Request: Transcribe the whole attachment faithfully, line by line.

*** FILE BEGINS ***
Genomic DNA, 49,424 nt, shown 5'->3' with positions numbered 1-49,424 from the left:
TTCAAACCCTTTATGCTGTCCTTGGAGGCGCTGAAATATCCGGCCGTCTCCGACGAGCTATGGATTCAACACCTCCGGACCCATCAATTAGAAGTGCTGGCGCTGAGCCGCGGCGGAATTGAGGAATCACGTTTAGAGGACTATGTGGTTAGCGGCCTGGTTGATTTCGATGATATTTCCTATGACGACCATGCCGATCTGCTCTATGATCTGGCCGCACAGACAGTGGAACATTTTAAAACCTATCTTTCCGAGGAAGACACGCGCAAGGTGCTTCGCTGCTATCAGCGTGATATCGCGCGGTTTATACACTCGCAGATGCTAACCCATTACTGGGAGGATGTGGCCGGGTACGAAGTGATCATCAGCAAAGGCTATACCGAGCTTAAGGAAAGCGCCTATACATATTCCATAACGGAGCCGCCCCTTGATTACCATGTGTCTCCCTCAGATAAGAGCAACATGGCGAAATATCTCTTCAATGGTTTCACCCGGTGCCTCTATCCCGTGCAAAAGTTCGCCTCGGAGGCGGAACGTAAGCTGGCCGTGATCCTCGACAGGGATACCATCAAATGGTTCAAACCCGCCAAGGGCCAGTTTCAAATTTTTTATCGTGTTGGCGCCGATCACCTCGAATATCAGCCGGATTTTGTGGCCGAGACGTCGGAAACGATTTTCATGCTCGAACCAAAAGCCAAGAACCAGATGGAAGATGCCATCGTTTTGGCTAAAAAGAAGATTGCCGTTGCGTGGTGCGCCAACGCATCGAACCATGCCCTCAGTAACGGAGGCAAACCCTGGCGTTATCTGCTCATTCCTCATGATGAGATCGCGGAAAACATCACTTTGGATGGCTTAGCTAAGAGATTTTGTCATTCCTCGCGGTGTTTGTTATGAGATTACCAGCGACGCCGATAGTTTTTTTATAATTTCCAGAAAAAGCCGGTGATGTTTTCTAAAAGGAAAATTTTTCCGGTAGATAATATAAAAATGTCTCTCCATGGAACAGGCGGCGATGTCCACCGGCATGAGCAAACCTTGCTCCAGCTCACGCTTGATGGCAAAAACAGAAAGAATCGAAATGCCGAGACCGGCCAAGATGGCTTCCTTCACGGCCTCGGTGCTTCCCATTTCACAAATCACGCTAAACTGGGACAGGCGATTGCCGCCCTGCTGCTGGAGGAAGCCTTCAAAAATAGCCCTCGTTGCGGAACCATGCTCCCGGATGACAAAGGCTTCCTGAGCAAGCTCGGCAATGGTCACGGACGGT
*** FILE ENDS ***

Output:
Genomic DNA, 49,424 nt, shown 5'->3' with positions numbered 1-49,424 from the left:
TTCAAACCCTTTATGCTGTCCTTGGAGGCGCTGAAATATCCGGCCGTCTCCGACGAGCTATGGATTCAACACCTCCGGACCCATCAATTAGAAGTGCTGGCGCTGAGCCGCGGCGGAATTGAGGAATCACGTTTAGAGGACTATGTGGTTAGCGGCCTGGTTGATTTCGATGATATTTCCTATGACGACCATGCCGATCTGCTCTATGATCTGGCCGCACAGACAGTGGAACATTTTAAAACCTATCTTTCCGAGGAAGACACGCGCAAGGTGCTTCGCTGCTATCAGCGTGATATCGCGCGGTTTATACACTCGCAGATGCTAACCCATTACTGGGAGGATGTGGCCGGGTACGAAGTGATCATCAGCAAAGGCTATACCGAGCTTAAGGAAAGCGCCTATACATATTCCATAACGGAGCCGCCCCTTGATTACCATGTGTCTCCCTCAGATAAGAGCAACATGGCGAAATATCTCTTCAATGGTTTCACCCGGTGCCTCTATCCCGTGCAAAAGTTCGCCTCGGAGGCGGAACGTAAGCTGGCCGTGATCCTCGACAGGGATACCATCAAATGGTTCAAACCCGCCAAGGGCCAGTTTCAAATTTTTTATCGTGTTGGCGCCGATCACCTCGAATATCAGCCGGATTTTGTGGCCGAGACGTCGGAAACGATTTTCATGCTCGAACCAAAAGCCAAGAACCAGATGGAAGATGCCATCGTTTTGGCTAAAAAGAAGATTGCCGTTGCGTGGTGCGCCAACGCATCGAACCATGCCCTCAGTAACGGAGGCAAACCCTGGCGTTATCTGCTCATTCCTCATGATGAGATCGCGGAAAACATCACTTTGGATGGCTTAGCTAAGAGATTTTGTCATTCCTCGCGGTGTTTGTTATGAGATTACCAGCGACGCCGATAGTTTTTTTATAATTTCCAGAAAAAGCCGGTGATGTTTTCTAAAAGGAAAATTTTTCCGGTAGATAATATAAAAATGTCTCTCCATGGAACAGGCGGCGATGTCCACCGGCATGAGCAAACCTTGCTCCAGCTCACGCTTGATGGCAAAAACAGAAAGAATCGAAATGCCGAGACCGGCCAAGATGGCTTCCTTCACGGCCTCGGTGCTTCCCATTTCACAAATCACGCTAAACTGGGACAGGCGATTGCCGCCCTGCTGCTGGAGGAAGCCTTCAAAAATAGCCCTCGTTGCGGAACCATGCTCCCGGATGACAAAGGCTTCCTGAGCAAGCTCGGCAATGGTCACGGACGGT